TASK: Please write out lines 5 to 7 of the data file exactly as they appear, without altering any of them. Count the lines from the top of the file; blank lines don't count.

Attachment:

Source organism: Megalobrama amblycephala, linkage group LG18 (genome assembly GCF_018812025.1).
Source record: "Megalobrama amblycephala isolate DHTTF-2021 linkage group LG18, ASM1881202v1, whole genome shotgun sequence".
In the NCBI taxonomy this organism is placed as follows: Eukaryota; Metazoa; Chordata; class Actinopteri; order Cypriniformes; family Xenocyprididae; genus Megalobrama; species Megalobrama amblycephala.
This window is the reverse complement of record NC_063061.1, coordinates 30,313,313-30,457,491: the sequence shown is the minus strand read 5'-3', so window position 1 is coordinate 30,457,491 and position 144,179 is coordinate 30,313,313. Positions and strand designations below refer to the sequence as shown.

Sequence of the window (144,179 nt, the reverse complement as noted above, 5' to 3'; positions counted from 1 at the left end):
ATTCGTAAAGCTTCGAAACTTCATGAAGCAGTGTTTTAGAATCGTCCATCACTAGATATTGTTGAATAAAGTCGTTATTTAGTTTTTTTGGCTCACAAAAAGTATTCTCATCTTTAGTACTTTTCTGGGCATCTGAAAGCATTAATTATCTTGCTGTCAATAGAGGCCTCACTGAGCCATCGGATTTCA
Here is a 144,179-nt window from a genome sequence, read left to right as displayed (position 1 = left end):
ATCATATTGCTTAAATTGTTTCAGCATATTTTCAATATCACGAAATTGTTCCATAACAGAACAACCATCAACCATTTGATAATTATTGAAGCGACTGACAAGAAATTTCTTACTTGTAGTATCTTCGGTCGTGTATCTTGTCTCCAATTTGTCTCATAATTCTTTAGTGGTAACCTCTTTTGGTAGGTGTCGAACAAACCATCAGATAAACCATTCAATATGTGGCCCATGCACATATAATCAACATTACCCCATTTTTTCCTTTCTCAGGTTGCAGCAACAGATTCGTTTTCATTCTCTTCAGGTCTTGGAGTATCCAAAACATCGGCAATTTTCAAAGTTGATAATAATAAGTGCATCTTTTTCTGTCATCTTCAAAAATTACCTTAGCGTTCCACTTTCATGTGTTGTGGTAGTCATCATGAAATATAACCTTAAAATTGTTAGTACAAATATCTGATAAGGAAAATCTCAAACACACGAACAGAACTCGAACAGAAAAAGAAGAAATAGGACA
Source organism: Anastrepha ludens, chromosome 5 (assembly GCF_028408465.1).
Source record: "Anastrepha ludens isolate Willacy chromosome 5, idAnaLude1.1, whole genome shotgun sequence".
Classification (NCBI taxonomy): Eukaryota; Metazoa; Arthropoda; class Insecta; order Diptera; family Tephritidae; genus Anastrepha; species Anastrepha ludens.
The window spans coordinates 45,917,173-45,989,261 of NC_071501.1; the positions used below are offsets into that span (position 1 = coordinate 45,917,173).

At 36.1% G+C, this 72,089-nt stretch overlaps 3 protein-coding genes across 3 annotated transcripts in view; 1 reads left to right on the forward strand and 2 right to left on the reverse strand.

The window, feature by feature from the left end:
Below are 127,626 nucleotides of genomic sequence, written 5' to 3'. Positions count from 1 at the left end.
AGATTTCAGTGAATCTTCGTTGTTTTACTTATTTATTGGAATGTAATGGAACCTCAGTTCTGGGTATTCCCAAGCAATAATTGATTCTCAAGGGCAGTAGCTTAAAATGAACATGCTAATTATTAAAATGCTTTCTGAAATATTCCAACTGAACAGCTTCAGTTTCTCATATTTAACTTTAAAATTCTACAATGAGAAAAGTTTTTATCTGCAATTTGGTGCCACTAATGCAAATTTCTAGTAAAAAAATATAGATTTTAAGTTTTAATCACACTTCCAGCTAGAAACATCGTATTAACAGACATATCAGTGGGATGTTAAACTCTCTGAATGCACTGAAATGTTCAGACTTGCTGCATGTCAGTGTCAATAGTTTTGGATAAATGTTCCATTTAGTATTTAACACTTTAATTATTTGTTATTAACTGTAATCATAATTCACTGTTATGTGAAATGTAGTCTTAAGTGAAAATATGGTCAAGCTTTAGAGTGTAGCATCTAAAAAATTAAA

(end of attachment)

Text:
Sequence of the window (144,179 nt, the reverse complement as noted above, 5' to 3'; positions counted from 1 at the left end):
ATTCGTAAAGCTTCGAAACTTCATGAAGCAGTGTTTTAGAATCGTCCATCACTAGATATTGTTGAATAAAGTCGTTATTTAGTTTTTTTGGCTCACAAAAAGTATTCTCATCTTTAGTACTTTTCTGGGCATCTGAAAGCATTAATTATCTTGCTGTCAATAGAGGCCTCACTGAGCCATCGGATTTCA
Here is a 144,179-nt window from a genome sequence, read left to right as displayed (position 1 = left end):